Optical illusion on Peak Tram explained
University team studies why buildings along the railway appear to be falling
Ride the Peak Tram and there's something funny that happens. The skyscrapers hugging the railway look like they're falling towards the mountainside.
The curious phenomenon has attracted the attention of experts. Tseng Chia-huei, an assistant professor of psychology at the University of Hong Kong, has ridden the tram over the past two years to try to unlock the perceptual riddle.
"Every time I would have visitors, I would take them on the Peak Tram. And each time, I'd find it amazing that the skyscrapers looked like they were falling down," Tseng said.
She pointed out that no such mind tricks occurred when you walk down a street. But travelling up the slope of The Peak our brains fail to correct the verticality, despite the visual references in the background that should help us correct the illusion, she said.
Tseng, with four trained observers, who ranged in age from 22 and 74, conducted eight experiments to see how the pressure exerted on different parts of the body while riding the tram, the information the eye took in, and the sense of balance created by the inner ear as the head tilted could be responsible for the illusion.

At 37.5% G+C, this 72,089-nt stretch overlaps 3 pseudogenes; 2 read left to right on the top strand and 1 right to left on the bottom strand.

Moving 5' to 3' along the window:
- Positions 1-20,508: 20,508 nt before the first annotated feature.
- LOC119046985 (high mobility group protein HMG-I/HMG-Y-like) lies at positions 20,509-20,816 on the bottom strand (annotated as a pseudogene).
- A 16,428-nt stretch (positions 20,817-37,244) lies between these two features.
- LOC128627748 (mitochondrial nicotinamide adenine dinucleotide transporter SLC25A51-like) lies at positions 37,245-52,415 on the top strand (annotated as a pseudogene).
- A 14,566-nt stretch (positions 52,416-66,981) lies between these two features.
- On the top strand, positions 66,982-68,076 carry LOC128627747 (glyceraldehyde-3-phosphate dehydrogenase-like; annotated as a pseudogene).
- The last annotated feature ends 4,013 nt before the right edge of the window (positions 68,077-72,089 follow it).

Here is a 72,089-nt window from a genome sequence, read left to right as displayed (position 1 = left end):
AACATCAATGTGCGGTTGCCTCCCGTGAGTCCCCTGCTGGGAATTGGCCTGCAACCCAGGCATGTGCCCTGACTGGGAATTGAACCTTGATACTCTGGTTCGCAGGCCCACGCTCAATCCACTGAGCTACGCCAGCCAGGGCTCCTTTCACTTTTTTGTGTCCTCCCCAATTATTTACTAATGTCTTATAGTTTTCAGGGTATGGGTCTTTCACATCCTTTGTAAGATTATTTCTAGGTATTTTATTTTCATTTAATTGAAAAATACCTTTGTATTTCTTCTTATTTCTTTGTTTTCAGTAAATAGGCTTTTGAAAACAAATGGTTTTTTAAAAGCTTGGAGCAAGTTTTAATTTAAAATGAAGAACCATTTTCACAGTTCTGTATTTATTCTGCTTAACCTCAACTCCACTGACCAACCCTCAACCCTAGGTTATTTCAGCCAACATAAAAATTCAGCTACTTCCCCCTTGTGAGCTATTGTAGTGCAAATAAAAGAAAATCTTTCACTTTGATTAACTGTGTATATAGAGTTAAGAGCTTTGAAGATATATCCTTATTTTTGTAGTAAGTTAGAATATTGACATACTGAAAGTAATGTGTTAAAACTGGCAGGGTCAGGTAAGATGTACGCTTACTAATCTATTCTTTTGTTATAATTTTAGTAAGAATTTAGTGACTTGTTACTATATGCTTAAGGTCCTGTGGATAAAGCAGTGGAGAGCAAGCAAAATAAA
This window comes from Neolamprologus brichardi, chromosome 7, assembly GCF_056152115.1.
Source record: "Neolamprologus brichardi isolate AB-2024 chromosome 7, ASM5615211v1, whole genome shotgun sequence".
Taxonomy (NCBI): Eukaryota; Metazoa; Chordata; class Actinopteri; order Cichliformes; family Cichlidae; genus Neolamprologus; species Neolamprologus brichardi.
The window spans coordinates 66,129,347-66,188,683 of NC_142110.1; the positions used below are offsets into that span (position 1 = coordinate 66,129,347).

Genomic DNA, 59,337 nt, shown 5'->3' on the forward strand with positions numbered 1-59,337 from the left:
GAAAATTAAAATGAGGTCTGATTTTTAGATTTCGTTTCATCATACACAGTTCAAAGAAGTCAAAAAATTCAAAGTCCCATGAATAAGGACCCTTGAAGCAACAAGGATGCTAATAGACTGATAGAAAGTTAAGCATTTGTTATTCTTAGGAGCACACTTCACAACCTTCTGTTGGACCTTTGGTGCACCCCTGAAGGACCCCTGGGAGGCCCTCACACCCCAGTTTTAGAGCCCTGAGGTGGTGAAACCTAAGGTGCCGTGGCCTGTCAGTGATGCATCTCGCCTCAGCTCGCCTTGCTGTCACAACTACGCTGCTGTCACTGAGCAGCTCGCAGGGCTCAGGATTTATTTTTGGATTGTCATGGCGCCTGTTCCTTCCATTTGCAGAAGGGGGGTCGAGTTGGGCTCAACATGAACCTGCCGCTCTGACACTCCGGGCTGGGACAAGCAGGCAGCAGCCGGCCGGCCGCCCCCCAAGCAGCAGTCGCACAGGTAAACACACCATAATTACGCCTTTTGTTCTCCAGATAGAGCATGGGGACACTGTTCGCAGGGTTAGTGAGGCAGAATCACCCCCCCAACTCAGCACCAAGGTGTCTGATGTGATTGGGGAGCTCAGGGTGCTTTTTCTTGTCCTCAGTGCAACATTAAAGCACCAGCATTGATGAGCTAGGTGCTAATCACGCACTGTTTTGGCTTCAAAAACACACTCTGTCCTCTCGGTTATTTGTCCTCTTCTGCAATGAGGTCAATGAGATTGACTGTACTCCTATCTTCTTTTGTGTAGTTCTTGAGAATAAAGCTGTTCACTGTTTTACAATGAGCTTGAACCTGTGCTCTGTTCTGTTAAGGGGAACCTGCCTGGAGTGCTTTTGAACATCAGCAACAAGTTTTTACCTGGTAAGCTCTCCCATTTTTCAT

What they found was that it wasn't simply down to the eyes - the combination of all of the above made it appear as if the buildings were falling towards the mountainside by as much as 30 degrees.
The researchers said the effect was more pronounced at night, and it didn't matter whether the train was going up or down - the illusion remained the same, although at times the perceived angle of the tilt changed.
"We took the same tram up and down for hundreds of trips, and the illusion was never reduced," Tseng said.
"This suggests that our experiences and our learned knowledge about the world - that buildings should be vertical - are not enough to cancel our brain's wrong conclusion."
The study was published in Psychological Science, in collaboration with Hiu Mei-chow of the University of Hong Kong and Professor Lothar Spillmann, now at Dartmouth College in the United States and the University of Freiburg in Germany.
The phenomenon has not been recorded on any other railways as, no others have skyscrapers at such proximity to the tracks, Tseng said.